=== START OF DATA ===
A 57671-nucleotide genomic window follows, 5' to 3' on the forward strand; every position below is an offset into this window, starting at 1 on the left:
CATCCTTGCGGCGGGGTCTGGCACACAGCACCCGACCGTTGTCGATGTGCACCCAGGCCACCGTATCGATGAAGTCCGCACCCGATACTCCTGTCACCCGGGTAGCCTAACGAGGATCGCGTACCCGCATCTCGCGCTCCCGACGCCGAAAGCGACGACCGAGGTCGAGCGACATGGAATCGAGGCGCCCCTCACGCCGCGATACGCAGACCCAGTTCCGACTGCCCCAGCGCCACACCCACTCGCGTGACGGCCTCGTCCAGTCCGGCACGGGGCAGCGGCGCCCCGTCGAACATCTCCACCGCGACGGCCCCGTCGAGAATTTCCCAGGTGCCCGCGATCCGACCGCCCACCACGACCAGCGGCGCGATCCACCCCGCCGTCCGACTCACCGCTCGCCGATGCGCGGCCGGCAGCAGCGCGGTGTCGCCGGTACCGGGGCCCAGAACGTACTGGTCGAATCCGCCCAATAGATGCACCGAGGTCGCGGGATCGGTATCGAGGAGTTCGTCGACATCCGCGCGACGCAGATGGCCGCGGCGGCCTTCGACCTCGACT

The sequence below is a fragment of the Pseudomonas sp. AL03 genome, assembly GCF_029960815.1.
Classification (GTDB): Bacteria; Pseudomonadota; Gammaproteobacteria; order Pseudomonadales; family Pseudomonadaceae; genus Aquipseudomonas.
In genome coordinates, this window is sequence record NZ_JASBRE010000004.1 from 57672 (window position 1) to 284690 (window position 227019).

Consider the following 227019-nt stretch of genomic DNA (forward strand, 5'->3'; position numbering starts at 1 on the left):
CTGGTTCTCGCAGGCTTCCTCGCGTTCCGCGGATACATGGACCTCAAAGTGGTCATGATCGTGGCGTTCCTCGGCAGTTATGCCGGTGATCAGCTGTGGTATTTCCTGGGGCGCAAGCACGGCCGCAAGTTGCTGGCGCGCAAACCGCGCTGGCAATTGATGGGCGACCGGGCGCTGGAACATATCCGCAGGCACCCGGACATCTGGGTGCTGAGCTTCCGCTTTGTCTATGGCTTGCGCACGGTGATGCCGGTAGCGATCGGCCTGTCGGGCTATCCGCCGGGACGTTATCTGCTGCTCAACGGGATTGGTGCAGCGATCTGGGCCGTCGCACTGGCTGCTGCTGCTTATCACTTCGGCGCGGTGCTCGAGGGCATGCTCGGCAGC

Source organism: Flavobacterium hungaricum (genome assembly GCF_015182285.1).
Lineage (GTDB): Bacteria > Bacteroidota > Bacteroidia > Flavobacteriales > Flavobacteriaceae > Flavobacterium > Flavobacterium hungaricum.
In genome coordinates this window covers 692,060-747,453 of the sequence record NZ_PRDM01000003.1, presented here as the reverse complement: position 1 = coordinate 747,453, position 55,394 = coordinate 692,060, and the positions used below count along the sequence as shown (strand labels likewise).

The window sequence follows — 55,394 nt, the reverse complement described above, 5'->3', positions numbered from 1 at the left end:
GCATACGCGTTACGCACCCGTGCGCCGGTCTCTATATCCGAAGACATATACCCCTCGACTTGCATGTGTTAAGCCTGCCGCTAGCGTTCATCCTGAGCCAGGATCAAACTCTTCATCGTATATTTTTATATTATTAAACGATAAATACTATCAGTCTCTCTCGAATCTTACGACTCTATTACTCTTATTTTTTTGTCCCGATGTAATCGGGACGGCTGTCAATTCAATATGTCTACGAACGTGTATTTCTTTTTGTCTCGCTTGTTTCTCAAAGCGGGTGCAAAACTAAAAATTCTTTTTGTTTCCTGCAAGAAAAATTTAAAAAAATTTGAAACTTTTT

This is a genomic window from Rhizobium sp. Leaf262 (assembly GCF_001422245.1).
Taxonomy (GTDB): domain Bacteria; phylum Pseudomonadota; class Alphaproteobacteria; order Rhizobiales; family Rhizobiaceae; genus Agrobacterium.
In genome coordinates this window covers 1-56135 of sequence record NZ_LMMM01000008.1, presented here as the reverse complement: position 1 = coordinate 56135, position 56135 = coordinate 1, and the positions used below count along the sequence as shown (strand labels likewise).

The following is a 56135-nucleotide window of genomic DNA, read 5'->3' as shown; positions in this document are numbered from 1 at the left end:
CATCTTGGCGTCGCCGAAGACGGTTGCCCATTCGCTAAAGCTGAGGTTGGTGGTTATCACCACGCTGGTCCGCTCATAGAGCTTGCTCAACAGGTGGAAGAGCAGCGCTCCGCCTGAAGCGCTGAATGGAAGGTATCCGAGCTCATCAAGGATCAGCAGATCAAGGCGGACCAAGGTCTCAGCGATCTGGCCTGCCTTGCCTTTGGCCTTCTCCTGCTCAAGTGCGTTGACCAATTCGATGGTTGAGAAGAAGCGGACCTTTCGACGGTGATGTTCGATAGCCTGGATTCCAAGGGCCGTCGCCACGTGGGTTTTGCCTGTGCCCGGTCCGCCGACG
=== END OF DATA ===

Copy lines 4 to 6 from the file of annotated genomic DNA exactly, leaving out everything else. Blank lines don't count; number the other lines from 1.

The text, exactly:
Classification (GTDB): Bacteria; Pseudomonadota; Gammaproteobacteria; order Pseudomonadales; family Pseudomonadaceae; genus Aquipseudomonas.
In genome coordinates, this window is sequence record NZ_JASBRE010000004.1 from 57672 (window position 1) to 284690 (window position 227019).

Consider the following 227019-nt stretch of genomic DNA (forward strand, 5'->3'; position numbering starts at 1 on the left):